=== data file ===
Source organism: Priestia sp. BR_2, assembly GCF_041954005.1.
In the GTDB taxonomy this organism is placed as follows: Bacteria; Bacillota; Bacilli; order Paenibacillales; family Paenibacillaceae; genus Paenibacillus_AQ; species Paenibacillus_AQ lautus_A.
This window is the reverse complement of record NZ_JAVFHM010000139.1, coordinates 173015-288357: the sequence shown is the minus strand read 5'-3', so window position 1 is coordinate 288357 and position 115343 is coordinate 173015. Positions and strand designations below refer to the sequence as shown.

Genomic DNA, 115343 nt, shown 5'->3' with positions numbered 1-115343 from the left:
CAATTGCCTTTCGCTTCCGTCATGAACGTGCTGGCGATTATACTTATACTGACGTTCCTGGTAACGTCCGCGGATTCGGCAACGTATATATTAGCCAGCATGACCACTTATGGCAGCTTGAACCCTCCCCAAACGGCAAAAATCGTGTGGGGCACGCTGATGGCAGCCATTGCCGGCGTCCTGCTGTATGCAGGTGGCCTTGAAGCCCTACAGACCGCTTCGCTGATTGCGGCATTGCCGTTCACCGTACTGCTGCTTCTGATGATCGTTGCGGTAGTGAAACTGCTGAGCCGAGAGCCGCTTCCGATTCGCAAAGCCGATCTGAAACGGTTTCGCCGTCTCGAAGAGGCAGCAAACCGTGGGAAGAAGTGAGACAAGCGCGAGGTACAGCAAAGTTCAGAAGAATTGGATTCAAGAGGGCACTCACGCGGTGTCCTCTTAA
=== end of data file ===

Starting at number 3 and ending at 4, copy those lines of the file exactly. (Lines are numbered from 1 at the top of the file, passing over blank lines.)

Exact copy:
This window is the reverse complement of record NZ_JAVFHM010000139.1, coordinates 173015-288357: the sequence shown is the minus strand read 5'-3', so window position 1 is coordinate 288357 and position 115343 is coordinate 173015. Positions and strand designations below refer to the sequence as shown.

Genomic DNA, 115343 nt, shown 5'->3' with positions numbered 1-115343 from the left: